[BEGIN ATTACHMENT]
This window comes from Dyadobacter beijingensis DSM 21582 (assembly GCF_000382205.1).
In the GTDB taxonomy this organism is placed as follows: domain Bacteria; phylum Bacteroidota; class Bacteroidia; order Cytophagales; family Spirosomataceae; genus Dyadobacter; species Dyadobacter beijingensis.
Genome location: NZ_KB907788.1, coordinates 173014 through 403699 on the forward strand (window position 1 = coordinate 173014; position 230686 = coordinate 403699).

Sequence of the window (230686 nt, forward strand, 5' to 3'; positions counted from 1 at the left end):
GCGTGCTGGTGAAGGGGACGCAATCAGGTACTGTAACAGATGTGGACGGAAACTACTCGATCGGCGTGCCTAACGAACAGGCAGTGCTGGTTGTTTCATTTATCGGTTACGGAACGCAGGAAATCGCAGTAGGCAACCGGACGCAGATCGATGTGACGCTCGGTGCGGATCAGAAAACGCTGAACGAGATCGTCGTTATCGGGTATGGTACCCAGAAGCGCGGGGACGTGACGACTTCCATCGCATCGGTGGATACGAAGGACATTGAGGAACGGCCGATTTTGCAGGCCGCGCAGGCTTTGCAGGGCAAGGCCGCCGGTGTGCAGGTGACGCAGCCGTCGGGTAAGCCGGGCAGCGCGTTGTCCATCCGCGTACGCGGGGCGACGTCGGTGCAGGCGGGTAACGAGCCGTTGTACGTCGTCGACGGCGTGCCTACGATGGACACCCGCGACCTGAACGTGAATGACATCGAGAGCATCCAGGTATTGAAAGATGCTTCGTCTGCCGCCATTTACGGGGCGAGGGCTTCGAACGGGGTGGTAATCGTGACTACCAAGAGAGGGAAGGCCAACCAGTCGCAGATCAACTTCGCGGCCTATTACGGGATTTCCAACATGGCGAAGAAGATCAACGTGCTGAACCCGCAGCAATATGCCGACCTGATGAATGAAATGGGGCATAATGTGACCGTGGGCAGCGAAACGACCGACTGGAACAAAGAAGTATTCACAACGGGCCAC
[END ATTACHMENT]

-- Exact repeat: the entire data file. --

This window comes from Dyadobacter beijingensis DSM 21582 (assembly GCF_000382205.1).
In the GTDB taxonomy this organism is placed as follows: domain Bacteria; phylum Bacteroidota; class Bacteroidia; order Cytophagales; family Spirosomataceae; genus Dyadobacter; species Dyadobacter beijingensis.
Genome location: NZ_KB907788.1, coordinates 173014 through 403699 on the forward strand (window position 1 = coordinate 173014; position 230686 = coordinate 403699).

Sequence of the window (230686 nt, forward strand, 5' to 3'; positions counted from 1 at the left end):
GCGTGCTGGTGAAGGGGACGCAATCAGGTACTGTAACAGATGTGGACGGAAACTACTCGATCGGCGTGCCTAACGAACAGGCAGTGCTGGTTGTTTCATTTATCGGTTACGGAACGCAGGAAATCGCAGTAGGCAACCGGACGCAGATCGATGTGACGCTCGGTGCGGATCAGAAAACGCTGAACGAGATCGTCGTTATCGGGTATGGTACCCAGAAGCGCGGGGACGTGACGACTTCCATCGCATCGGTGGATACGAAGGACATTGAGGAACGGCCGATTTTGCAGGCCGCGCAGGCTTTGCAGGGCAAGGCCGCCGGTGTGCAGGTGACGCAGCCGTCGGGTAAGCCGGGCAGCGCGTTGTCCATCCGCGTACGCGGGGCGACGTCGGTGCAGGCGGGTAACGAGCCGTTGTACGTCGTCGACGGCGTGCCTACGATGGACACCCGCGACCTGAACGTGAATGACATCGAGAGCATCCAGGTATTGAAAGATGCTTCGTCTGCCGCCATTTACGGGGCGAGGGCTTCGAACGGGGTGGTAATCGTGACTACCAAGAGAGGGAAGGCCAACCAGTCGCAGATCAACTTCGCGGCCTATTACGGGATTTCCAACATGGCGAAGAAGATCAACGTGCTGAACCCGCAGCAATATGCCGACCTGATGAATGAAATGGGGCATAATGTGACCGTGGGCAGCGAAACGACCGACTGGAACAAAGAAGTATTCACAACGGGCCAC